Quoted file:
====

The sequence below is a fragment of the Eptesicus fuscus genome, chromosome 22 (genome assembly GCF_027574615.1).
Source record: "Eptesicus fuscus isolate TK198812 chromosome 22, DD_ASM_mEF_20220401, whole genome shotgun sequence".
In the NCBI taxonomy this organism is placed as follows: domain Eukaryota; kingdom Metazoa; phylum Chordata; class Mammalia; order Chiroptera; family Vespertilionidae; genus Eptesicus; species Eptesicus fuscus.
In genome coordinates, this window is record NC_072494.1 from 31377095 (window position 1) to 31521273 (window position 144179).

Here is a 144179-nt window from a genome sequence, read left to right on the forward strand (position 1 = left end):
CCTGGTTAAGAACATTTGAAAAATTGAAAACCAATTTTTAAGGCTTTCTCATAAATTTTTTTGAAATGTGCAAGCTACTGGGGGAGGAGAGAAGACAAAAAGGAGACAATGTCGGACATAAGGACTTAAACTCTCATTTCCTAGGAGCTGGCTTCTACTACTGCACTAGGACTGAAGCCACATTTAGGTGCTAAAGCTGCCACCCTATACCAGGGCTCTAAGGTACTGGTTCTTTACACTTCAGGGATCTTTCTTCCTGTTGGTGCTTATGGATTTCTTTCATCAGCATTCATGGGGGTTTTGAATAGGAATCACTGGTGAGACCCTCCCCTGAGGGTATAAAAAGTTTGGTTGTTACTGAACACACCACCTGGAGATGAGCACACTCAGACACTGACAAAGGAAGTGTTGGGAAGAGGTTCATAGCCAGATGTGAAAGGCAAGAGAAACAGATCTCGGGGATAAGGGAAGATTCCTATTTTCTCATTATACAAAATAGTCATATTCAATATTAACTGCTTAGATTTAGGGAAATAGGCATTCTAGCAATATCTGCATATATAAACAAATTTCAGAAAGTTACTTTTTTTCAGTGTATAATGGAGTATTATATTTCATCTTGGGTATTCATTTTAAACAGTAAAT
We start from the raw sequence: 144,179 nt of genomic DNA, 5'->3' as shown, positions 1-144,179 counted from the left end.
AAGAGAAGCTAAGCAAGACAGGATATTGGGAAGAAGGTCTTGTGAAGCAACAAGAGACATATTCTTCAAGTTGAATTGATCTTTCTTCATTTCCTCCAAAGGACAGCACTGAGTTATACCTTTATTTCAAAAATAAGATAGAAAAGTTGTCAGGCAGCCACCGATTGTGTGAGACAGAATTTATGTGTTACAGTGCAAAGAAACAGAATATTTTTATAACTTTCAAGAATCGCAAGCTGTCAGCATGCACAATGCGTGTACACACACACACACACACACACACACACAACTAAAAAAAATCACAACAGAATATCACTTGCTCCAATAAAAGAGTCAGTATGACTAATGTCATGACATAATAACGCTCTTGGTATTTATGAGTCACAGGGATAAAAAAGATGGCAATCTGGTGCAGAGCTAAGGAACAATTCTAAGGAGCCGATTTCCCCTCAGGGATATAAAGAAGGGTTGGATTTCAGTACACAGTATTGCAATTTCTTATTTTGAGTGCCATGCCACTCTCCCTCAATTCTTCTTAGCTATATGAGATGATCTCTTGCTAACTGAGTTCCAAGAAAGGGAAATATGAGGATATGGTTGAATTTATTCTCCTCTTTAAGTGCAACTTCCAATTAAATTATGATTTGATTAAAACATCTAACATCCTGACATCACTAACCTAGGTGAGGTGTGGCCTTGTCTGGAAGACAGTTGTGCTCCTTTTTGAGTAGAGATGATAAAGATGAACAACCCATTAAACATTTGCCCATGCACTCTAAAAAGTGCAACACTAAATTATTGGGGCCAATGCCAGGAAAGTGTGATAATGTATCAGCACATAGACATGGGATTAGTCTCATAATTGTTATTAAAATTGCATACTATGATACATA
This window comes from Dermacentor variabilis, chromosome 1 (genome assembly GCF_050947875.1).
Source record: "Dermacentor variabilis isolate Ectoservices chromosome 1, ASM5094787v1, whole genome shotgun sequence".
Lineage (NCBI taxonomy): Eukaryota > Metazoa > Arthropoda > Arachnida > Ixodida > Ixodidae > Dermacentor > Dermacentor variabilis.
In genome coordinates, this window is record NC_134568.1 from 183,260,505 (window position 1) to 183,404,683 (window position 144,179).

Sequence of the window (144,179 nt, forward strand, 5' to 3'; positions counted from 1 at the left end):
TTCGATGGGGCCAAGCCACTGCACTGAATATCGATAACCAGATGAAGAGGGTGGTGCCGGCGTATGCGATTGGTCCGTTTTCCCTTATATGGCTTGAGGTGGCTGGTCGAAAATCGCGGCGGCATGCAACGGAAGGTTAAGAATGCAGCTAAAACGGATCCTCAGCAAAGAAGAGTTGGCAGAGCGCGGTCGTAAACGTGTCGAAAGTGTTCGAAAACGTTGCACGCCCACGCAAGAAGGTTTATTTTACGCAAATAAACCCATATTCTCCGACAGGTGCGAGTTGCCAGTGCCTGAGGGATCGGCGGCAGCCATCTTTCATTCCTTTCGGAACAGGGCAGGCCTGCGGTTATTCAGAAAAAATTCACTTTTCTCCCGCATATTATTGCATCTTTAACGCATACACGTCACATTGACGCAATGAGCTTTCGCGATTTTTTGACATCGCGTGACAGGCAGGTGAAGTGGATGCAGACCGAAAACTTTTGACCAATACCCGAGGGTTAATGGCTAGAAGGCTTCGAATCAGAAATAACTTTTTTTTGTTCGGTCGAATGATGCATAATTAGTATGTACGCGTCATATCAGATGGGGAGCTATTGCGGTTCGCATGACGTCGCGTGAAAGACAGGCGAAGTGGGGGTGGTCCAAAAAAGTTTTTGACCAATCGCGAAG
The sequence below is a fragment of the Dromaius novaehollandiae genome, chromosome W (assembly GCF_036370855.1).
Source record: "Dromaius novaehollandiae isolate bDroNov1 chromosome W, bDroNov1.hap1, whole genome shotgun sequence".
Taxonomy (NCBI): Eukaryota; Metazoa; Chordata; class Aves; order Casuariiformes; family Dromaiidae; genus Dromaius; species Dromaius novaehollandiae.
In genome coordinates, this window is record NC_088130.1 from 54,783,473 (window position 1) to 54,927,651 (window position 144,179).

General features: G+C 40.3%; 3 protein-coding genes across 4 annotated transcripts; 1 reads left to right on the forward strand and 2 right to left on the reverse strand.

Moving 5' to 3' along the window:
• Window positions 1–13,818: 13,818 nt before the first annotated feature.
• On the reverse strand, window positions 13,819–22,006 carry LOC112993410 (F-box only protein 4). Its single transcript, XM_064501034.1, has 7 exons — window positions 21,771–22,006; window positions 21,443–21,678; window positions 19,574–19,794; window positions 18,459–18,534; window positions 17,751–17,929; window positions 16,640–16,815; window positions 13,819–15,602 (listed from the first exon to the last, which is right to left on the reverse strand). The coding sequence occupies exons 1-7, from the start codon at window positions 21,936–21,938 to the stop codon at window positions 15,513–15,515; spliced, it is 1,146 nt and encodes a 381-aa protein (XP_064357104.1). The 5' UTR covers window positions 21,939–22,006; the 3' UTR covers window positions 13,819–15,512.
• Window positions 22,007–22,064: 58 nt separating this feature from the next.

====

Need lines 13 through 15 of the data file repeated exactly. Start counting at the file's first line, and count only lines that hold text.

Sequence of the window (144,179 nt, forward strand, 5' to 3'; positions counted from 1 at the left end):
TTCGATGGGGCCAAGCCACTGCACTGAATATCGATAACCAGATGAAGAGGGTGGTGCCGGCGTATGCGATTGGTCCGTTTTCCCTTATATGGCTTGAGGTGGCTGGTCGAAAATCGCGGCGGCATGCAACGGAAGGTTAAGAATGCAGCTAAAACGGATCCTCAGCAAAGAAGAGTTGGCAGAGCGCGGTCGTAAACGTGTCGAAAGTGTTCGAAAACGTTGCACGCCCACGCAAGAAGGTTTATTTTACGCAAATAAACCCATATTCTCCGACAGGTGCGAGTTGCCAGTGCCTGAGGGATCGGCGGCAGCCATCTTTCATTCCTTTCGGAACAGGGCAGGCCTGCGGTTATTCAGAAAAAATTCACTTTTCTCCCGCATATTATTGCATCTTTAACGCATACACGTCACATTGACGCAATGAGCTTTCGCGATTTTTTGACATCGCGTGACAGGCAGGTGAAGTGGATGCAGACCGAAAACTTTTGACCAATACCCGAGGGTTAATGGCTAGAAGGCTTCGAATCAGAAATAACTTTTTTTTGTTCGGTCGAATGATGCATAATTAGTATGTACGCGTCATATCAGATGGGGAGCTATTGCGGTTCGCATGACGTCGCGTGAAAGACAGGCGAAGTGGGGGTGGTCCAAAAAAGTTTTTGACCAATCGCGAAG
The sequence below is a fragment of the Dromaius novaehollandiae genome, chromosome W (assembly GCF_036370855.1).